It is quite two years since my name appeared among the...

Newcastle (Eng.) Weekly Chronicle

It is quite two years since my name appeared among the contributors to "Open Council." During my wanderings I have visited many of our most important cities and industrial towns, and in many of these latter I have heard great lamentation from the clergy, who appear to be universally afflicted with the one complaint—empty churches. For some years there has raged an epidemic of microscopic congregations, and numerous discussions, both in and out of the press, have sprung up throughout the country as to the cause of it; but many of the reasons given are far from satisfactory to the thinker. Principally is urged the church's lack of sympathy with the working masses. Some venture the assertion that the destructive criticism of the "higher critics," combined with the steady and increasing power of the rationalistic and socialistic movements, is producing the effect. Whatever be the cause, the fact is there, and the incessant bewailing on the part of the clergy and interested laity seems to have little effect.

One thing appears to have been entirely overlooked in these discussions; that is, that while it is desperately true that church attendance has diminished by leaps and bounds, yet there is no indication of a corresponding diminution in the spirituality of the nation. How to account for this perplexing state of things, this anomaly of anomalies, is the problem we have to tackle. Personally, I believe the solution is not far to seek. The church has been too slow in seizing its opportunities to bring its theology into correlation with advanced thought. In other words, the teachings of the church are too antiquated to be compatible with the modern trend of thought. and consequently all thinking people are seeking elsewhere for their spiritual food ... That true spirituality, far from decaying, is enjoying a rapid ascent and receiving fresh impetus each day, will be made apparent to any one interested enough to study the rise and development of such purely metaphysical movements as theosophy and Christian Science. That is specially true of the progress of the latter, as it is of more recent origin and is certainly more spiritual in its essence.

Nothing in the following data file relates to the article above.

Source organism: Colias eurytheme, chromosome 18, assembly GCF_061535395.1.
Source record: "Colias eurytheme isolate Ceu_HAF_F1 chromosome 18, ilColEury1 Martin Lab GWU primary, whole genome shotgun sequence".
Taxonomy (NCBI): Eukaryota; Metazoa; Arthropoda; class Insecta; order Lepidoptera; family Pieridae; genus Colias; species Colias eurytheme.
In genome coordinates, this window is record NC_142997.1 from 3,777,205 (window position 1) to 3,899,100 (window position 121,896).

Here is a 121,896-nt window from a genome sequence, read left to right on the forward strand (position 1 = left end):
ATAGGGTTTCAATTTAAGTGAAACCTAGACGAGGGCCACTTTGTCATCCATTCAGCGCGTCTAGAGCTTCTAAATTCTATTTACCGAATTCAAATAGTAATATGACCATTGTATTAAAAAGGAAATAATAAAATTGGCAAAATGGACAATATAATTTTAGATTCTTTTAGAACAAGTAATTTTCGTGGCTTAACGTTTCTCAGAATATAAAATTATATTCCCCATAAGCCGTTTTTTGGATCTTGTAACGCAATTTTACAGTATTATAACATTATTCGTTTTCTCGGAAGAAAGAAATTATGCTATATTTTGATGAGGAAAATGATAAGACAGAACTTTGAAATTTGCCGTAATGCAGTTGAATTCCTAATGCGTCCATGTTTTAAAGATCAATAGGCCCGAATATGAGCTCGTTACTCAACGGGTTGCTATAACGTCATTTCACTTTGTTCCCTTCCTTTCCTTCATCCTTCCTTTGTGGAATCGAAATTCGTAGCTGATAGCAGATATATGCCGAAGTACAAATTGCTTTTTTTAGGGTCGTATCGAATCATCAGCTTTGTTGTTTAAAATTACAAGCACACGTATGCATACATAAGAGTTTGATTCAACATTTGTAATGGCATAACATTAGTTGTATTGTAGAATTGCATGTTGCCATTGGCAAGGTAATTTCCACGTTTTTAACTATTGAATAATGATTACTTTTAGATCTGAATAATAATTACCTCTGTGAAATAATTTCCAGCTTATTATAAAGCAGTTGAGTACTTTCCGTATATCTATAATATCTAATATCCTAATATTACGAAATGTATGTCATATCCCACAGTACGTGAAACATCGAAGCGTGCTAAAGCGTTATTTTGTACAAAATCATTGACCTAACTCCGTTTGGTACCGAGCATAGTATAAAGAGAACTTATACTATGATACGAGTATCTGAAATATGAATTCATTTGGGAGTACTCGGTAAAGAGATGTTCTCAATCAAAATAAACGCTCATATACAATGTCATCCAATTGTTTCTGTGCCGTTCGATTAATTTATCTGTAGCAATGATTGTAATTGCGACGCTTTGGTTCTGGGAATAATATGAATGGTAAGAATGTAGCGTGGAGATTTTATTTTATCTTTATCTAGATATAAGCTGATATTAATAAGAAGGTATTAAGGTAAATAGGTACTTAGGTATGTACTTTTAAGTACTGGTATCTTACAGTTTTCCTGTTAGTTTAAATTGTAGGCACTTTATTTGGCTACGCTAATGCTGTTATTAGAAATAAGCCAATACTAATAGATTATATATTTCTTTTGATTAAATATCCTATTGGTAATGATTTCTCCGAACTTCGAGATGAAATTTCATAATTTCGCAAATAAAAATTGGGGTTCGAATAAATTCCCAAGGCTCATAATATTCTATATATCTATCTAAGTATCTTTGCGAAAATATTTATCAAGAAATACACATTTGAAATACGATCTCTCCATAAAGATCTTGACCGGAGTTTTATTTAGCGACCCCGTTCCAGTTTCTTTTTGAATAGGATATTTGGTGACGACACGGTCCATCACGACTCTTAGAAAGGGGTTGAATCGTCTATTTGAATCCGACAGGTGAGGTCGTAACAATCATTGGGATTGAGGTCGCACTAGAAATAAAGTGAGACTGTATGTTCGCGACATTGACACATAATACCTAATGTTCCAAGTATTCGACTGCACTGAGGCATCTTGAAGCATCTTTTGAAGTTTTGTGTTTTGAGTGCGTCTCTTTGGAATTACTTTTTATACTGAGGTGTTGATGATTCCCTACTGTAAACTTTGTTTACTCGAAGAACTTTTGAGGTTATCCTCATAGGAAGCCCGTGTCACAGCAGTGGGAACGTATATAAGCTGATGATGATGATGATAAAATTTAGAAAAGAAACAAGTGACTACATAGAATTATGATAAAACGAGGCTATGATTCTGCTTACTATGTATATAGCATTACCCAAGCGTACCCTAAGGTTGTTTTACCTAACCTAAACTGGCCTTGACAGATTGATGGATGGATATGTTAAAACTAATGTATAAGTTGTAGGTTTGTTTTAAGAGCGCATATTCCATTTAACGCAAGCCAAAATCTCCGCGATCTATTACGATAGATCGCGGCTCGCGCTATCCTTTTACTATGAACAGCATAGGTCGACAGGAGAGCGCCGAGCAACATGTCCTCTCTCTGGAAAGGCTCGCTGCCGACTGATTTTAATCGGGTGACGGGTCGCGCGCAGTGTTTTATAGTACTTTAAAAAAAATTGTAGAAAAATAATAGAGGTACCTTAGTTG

Let me add that I am not a member of that body, but speak merely as one who has investigated its claims as an advanced religion. In my opinion, it has proudly vindicated itself from the unjust and totally unwarranted accusations of the materialistic and theological schools of criticism. Preeminently it stands as a magnificent demonstration of divine Christianity—the religion which was metamorphosed into a farce centuries ago by Constantine. I have attended services in many a place, but nowhere have I seen the spirit of Christ manifested as it is in the tiny "Science" church. The metaphysical interpretation of the sacred writings appeals more to the thinking classes of today, and it is neither to be wondered at nor deplored that people are breaking from the primitive ideas of our forefathers. Rather does it herald a healthier and purer age.

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February 24, 1912

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